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Please use this identifier to cite or link to this item: http://arks.princeton.edu/ark:/88435/dsp010z709038b
Title: The Geometry of Planetary Systems: An Exploration of the Obliquities of Kepler Planet-Hosting Stars
Authors: Louden, Emma
Advisors: Winn, Joshua N
Department: Astrophysical Sciences
Certificate Program: Program in Planets and Life
Class Year: 2020
Abstract: As new exoplanetary systems have been discovered, it has become clear that our Solar System’s architecture is not the only possible result of planetary system formation, and, in fact, may not be the dominant architecture for systems with otherwise similar characteristics. One key difference is the angle between the stellar axis of rotation and the orbital axis of the planet(s) around a star: the stellar obliquity. Stellar obliquities ranging from 0◦ to 180◦ have been observed. This is different than what might be expected based upon the Sun, which is aligned with the planets to within 6◦. The exoplanetary systems whose obliquities have been previously measured tend to be those with giant close-in planets, because the signals in those cases are larger and easier to detect. As a result, very few investigations have been done into the obliquities of Kepler planet-hosting stars. Using a new control sample of stars and data from the California-Kepler Survey, we seek to fill in this gap in understanding and investigate the obliquity distribution of Kepler planet hosts. We analyzed the observed distribution of projected rotation velocity (v sin i) of the planet hosts and the control stars, finding that the hosts have typical inclinations of 60◦ to 70◦, corresponding to minimum obliquities of 20◦ to 30◦. These results suggest that planet-hosts were misaligned with the protoplanetary disk or later misaligned by dynamical heating.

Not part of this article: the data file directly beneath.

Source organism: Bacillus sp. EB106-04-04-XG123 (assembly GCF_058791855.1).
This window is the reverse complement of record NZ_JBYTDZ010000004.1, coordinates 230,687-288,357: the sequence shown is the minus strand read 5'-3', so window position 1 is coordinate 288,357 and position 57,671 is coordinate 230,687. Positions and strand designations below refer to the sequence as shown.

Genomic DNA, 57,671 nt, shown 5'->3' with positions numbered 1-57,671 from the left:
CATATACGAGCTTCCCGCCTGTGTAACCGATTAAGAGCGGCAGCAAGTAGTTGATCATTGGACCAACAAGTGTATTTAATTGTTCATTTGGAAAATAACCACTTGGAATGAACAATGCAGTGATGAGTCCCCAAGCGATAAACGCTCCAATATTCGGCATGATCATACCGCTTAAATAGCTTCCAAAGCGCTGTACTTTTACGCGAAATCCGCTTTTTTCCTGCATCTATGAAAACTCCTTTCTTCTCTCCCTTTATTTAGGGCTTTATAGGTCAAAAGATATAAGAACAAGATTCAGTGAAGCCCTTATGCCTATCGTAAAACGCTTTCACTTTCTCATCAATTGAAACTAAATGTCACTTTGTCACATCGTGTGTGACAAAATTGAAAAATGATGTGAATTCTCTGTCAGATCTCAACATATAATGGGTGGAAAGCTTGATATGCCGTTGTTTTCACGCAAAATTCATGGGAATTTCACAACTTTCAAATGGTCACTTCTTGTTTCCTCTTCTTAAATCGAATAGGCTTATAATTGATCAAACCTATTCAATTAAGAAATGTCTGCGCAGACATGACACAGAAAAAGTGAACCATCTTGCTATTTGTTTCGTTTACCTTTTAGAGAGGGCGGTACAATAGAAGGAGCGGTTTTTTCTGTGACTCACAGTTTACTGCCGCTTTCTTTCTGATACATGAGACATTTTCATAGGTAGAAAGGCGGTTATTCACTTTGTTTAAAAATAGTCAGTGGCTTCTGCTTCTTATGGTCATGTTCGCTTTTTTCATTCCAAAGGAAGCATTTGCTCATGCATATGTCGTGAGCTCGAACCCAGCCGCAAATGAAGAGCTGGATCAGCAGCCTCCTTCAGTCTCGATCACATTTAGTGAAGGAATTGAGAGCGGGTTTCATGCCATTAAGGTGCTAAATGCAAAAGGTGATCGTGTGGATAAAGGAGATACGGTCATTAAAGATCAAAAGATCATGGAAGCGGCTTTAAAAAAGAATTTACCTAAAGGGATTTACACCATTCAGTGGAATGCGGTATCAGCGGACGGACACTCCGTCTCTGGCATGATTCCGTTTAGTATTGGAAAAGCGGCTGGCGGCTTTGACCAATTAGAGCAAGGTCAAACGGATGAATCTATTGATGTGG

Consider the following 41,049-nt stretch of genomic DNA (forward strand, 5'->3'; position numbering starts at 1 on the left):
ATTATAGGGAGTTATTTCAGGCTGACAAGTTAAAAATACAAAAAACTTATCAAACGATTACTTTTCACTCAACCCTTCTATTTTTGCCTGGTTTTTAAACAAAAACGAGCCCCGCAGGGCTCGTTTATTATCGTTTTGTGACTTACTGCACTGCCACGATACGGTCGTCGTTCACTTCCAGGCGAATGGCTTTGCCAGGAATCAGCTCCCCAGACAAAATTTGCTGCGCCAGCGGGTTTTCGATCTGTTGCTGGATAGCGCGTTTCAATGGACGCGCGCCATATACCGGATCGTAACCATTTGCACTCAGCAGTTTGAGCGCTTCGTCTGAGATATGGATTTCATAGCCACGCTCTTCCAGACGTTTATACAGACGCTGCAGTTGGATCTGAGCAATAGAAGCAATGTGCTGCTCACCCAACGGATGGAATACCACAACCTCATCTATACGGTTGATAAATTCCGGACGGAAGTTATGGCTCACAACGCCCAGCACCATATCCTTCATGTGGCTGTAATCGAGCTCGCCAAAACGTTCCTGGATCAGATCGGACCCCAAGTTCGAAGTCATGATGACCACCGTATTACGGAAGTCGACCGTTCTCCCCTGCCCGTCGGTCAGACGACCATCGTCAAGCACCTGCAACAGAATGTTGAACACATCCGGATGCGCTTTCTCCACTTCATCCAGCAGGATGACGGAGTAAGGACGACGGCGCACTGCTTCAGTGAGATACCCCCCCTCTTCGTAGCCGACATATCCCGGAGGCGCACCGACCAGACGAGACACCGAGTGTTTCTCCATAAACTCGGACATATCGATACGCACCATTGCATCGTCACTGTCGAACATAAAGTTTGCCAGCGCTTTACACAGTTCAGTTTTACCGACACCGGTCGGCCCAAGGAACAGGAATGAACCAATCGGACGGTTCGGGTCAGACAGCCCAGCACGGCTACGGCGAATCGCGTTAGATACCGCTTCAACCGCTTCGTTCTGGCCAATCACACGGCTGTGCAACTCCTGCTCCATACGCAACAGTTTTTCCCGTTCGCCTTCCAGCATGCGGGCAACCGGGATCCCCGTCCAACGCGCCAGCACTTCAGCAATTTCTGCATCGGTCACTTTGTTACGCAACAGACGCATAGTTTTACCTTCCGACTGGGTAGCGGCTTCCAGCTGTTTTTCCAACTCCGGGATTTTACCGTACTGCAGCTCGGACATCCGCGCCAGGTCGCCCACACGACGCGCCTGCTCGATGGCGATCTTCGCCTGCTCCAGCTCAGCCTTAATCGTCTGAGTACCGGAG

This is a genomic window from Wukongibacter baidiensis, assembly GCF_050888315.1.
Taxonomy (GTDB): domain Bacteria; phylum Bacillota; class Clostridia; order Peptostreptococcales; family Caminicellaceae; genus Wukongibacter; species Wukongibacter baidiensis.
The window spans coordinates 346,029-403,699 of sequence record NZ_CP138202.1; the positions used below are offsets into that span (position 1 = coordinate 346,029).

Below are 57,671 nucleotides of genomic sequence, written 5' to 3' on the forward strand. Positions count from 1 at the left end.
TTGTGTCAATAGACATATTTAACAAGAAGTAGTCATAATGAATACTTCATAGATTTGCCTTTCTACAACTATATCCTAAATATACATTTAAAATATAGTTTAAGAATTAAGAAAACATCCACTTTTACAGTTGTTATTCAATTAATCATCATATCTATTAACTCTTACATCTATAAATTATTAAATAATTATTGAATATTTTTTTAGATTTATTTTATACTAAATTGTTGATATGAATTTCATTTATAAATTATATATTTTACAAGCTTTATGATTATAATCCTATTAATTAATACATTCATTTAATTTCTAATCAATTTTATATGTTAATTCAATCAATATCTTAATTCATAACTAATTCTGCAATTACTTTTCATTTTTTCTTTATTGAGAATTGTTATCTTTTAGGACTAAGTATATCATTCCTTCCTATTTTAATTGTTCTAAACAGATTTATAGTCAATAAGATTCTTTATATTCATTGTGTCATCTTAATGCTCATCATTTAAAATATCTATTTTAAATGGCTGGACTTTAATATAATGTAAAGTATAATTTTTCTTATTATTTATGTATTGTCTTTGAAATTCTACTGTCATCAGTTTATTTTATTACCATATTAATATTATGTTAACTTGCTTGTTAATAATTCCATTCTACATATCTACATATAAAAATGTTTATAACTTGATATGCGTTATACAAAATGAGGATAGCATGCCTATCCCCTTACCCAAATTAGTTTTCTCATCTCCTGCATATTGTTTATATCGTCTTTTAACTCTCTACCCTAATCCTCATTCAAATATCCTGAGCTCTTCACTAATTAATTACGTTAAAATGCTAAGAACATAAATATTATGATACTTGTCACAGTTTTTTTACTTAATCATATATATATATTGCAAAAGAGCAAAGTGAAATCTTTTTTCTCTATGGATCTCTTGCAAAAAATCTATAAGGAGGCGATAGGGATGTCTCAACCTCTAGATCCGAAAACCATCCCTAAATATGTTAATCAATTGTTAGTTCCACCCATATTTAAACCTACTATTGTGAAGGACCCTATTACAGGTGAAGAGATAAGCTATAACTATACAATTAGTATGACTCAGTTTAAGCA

URI: http://arks.princeton.edu/ark:/88435/dsp010z709038b
Type of Material: Princeton University Senior Theses
Language: en
Appears in Collections:Astrophysical Sciences, 1990-2020

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